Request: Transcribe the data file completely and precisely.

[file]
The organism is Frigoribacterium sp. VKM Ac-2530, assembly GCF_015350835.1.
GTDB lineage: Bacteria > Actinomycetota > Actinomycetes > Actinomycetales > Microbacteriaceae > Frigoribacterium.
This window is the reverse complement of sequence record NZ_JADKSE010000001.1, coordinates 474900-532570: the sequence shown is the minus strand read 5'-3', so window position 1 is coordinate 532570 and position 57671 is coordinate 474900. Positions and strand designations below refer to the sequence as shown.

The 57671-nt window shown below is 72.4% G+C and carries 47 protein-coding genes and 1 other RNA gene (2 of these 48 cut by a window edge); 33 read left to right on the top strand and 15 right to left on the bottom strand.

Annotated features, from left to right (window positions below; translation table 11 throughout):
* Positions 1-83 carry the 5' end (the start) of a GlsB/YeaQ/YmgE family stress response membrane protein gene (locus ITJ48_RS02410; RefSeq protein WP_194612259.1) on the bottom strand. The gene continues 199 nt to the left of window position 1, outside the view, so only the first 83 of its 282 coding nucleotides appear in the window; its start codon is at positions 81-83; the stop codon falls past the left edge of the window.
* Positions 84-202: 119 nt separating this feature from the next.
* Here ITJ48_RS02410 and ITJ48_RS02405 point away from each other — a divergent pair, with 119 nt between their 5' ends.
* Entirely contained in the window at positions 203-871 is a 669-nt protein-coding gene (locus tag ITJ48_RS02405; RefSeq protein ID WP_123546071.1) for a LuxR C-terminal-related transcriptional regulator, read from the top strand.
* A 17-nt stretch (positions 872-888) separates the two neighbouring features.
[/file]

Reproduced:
The organism is Frigoribacterium sp. VKM Ac-2530, assembly GCF_015350835.1.
GTDB lineage: Bacteria > Actinomycetota > Actinomycetes > Actinomycetales > Microbacteriaceae > Frigoribacterium.
This window is the reverse complement of sequence record NZ_JADKSE010000001.1, coordinates 474900-532570: the sequence shown is the minus strand read 5'-3', so window position 1 is coordinate 532570 and position 57671 is coordinate 474900. Positions and strand designations below refer to the sequence as shown.

The 57671-nt window shown below is 72.4% G+C and carries 47 protein-coding genes and 1 other RNA gene (2 of these 48 cut by a window edge); 33 read left to right on the top strand and 15 right to left on the bottom strand.

Annotated features, from left to right (window positions below; translation table 11 throughout):
* Positions 1-83 carry the 5' end (the start) of a GlsB/YeaQ/YmgE family stress response membrane protein gene (locus ITJ48_RS02410; RefSeq protein WP_194612259.1) on the bottom strand. The gene continues 199 nt to the left of window position 1, outside the view, so only the first 83 of its 282 coding nucleotides appear in the window; its start codon is at positions 81-83; the stop codon falls past the left edge of the window.
* Positions 84-202: 119 nt separating this feature from the next.
* Here ITJ48_RS02410 and ITJ48_RS02405 point away from each other — a divergent pair, with 119 nt between their 5' ends.
* Entirely contained in the window at positions 203-871 is a 669-nt protein-coding gene (locus tag ITJ48_RS02405; RefSeq protein ID WP_123546071.1) for a LuxR C-terminal-related transcriptional regulator, read from the top strand.
* A 17-nt stretch (positions 872-888) separates the two neighbouring features.